# Factor theorem for $\bar {\mathcal M}(\mathcal E)^+$ (set of $\mathcal E$-$\mathcal B(\mathbb R)$-measurable functions with values in $[0,\infty]$).

Factor theorem for $\bar {\mathcal M}(\mathcal E)^+$ (set of $\mathcal E$-$\mathcal B(\mathbb R)$-measurable functions with values in $[0,\infty]$).

Let $X$ be a non-empty set, let $(Y,\mathcal F)$ a measurable space and $\sigma: X \rightarrow Y$ be a function.

Then $\mathcal E := \sigma^{-1}(\mathcal F)$ is a $\sigma$-algebra in $X$, the smallest for which $\sigma$ is $\mathcal E$-$\mathcal F$-measurable.

I want to show $\bar {\mathcal M}(\mathcal E)^+ = \{ f \circ \sigma : f \in \bar {\mathcal M}(\mathcal F)^+ \}$.

I see that $\{ f \circ \sigma : f \in \bar {\mathcal M}(\mathcal F)^+ \} \subseteq \bar {\mathcal M}(\mathcal E)^+$, and I have a theorem saying the following (which I've proven):

If $V \subseteq \bar {\mathcal M}(\mathcal E)^+$ and $V$ satisfies:

(i) $1_A \in V$ for $A \in \mathcal E$

(ii) $f,g \in V$ and $\alpha, \beta \ge 0 \Rightarrow \alpha f + \beta g \in V$

(iii) $(f_n)$ is an increasing sequence of functions fra $V \Rightarrow \lim_{n \rightarrow \infty} f_n \in V$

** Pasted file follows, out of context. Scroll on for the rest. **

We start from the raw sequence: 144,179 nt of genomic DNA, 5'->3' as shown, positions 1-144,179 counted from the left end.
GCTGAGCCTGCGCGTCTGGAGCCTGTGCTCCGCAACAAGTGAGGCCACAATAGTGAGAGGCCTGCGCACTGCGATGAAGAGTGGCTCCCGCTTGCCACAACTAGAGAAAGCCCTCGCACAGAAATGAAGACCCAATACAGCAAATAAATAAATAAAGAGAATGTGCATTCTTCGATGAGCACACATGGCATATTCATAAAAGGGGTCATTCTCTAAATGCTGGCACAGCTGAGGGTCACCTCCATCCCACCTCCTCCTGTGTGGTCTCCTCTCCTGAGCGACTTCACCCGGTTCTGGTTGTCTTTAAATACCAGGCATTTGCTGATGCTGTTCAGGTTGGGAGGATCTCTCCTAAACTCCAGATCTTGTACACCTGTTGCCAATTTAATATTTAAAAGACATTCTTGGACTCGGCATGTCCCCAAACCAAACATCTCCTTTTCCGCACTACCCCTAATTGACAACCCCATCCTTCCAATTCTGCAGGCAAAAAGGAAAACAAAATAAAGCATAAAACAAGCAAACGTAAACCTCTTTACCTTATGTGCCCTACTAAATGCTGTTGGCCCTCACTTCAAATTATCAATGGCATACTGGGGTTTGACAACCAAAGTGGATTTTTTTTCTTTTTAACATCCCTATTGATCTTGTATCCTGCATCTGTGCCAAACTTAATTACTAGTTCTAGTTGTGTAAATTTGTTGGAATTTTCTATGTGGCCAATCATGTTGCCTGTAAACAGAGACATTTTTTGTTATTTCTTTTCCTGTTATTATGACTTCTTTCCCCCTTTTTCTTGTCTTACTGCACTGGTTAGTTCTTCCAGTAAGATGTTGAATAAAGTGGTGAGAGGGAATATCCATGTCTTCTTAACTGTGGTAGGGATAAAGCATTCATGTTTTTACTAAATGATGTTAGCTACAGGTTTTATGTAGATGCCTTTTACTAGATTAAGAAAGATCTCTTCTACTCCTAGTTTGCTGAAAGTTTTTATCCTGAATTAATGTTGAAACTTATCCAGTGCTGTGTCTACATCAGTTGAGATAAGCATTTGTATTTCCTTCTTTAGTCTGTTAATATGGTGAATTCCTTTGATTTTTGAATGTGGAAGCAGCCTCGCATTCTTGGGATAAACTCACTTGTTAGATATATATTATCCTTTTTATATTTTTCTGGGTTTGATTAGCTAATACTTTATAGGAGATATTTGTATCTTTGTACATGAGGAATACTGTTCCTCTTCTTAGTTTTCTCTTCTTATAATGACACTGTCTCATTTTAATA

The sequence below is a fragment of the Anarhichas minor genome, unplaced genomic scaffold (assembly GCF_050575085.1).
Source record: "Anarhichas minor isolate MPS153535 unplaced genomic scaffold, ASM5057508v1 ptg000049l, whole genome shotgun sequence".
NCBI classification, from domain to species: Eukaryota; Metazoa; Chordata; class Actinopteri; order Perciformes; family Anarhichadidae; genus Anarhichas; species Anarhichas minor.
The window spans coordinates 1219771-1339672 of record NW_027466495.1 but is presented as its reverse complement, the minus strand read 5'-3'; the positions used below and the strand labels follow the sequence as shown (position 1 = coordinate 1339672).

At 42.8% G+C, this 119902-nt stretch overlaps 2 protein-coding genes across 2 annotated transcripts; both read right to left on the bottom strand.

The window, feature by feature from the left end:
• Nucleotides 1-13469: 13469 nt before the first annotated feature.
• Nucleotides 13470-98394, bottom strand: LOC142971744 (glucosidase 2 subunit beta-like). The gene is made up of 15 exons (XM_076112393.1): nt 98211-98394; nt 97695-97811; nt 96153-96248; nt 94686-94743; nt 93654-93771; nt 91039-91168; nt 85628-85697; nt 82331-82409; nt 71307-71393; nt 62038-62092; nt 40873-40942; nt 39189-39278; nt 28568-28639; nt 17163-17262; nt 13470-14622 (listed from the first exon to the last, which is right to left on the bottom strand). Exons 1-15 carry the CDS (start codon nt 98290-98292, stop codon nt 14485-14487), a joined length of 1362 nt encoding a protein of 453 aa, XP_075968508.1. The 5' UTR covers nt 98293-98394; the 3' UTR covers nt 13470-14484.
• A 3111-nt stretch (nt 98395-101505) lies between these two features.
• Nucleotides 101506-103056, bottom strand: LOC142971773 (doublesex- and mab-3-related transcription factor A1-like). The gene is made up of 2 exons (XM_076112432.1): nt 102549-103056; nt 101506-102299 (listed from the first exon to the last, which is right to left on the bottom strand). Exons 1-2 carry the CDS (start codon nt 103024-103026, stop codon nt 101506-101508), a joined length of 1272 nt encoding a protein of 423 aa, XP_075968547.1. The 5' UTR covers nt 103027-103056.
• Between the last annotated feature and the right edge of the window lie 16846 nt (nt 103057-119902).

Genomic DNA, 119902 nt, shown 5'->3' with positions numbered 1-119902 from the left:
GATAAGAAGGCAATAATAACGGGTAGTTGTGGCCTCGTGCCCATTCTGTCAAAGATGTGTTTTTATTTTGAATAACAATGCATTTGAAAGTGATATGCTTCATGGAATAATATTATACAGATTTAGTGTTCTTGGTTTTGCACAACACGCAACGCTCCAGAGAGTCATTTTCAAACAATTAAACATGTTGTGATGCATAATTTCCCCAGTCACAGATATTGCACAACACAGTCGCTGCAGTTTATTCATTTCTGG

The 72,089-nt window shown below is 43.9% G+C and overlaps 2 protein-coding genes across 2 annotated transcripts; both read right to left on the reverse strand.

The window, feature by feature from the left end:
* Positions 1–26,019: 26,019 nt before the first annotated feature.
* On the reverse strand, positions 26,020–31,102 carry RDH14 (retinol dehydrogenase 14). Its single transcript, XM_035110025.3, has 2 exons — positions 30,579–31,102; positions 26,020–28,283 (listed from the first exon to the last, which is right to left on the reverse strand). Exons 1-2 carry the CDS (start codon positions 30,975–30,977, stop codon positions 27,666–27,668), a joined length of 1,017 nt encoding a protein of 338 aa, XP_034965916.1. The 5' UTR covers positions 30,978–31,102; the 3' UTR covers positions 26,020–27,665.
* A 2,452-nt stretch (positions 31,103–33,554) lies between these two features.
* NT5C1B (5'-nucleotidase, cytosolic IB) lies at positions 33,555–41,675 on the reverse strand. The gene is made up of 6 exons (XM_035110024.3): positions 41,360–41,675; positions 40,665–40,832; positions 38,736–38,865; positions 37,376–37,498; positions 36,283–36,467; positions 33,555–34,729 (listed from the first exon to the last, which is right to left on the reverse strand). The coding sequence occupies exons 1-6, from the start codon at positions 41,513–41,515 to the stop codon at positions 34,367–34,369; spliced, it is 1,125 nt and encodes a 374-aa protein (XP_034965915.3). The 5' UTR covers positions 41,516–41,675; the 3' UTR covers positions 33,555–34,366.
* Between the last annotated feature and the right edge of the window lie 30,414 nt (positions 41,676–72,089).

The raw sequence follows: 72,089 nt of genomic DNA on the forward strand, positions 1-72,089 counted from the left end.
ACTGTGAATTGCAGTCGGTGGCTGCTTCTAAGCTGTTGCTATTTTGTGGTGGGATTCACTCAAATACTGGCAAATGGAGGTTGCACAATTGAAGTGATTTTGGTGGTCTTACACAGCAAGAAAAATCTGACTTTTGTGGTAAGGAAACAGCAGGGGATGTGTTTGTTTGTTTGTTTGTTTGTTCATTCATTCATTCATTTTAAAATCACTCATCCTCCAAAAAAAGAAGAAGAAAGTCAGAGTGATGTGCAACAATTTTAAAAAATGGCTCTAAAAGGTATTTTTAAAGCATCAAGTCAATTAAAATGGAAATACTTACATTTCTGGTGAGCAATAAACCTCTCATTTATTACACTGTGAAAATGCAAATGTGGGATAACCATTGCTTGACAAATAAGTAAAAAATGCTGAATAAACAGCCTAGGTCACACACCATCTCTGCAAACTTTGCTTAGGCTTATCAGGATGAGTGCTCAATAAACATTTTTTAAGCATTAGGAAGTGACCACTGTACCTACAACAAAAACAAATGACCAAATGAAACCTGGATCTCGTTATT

then $V = \bar {\mathcal M}(\mathcal E)^+$.

I have had no trouble in proving (ii) and (iii). However, (i) is really causing my trouble.

A hint is given that $1_B \circ \sigma = 1_{\sigma^{-1}(B)}$ (how is this proved ?).

Even applying this hint, I've not yet solved (i) - could someone help me out ?

For $B\in\mathcal{F}$ we have that $\mathbf{1}_B\in\overline{\mathcal{M}}(\mathcal{F})^+$ and that $$(\mathbf{1}_B\circ \sigma) (x)=1\iff\sigma(x)\in B\iff x\in \sigma^{-1}(B)\iff \mathbf{1}_{\sigma^{-1}(B)}(x)=1$$ for all $x\in X$ showing that $\mathbf{1}_B\circ \sigma = \mathbf{1}_{\sigma^{-1}(B)}$. In particular, we have $\mathbf{1}_A\in V$ for all $A\in\mathcal{E}$ since such a set can be written as $\sigma^{-1}(B)$ for some $B\in\mathcal{F}$.
• I thought of this too, but how do you know that there for every $A \in \mathcal E$ exist some $B \in \mathcal F$ such that $\sigma^{-1}(B) = A$ ? How can I see $\sigma^{-1}$ has this property ? I know that $\sigma^{-1}(B) \in \mathcal E$, but do I know it has this surjective property ? – Shuzheng Sep 19 '14 at 17:40
• $\sigma^{-1}(\mathcal{F})$ is shorthand notation for $\{\sigma^{-1}(B)\mid B\in\mathcal{F}\}$, thus any set $A\in\sigma^{-1}(\mathcal{F})$ is of the form $\sigma^{-1}(B)$ for some $B\in\mathcal{F}$. – Stefan Hansen Sep 19 '14 at 17:42
• Sorry, if I might be wrong. But then I can only conclude that $1_A \in V$ for every $A \in \sigma^{-1}(\mathcal F)$ ? What about $A \in \mathcal E \setminus \sigma^{-1}(\mathcal F)$ ? I see that I'm done if $\mathcal E \setminus \sigma^{-1}(\mathcal F) = \emptyset$ – Shuzheng Sep 19 '14 at 17:51
• You have defined $\mathcal{E}=\sigma^{-1}(\mathcal{F})$ in your post. – Stefan Hansen Sep 19 '14 at 18:04
• I'm sorry, I was confused. I forgot $\mathcal E := \sigma^{-1}(\mathcal F)$. – Shuzheng Sep 19 '14 at 18:04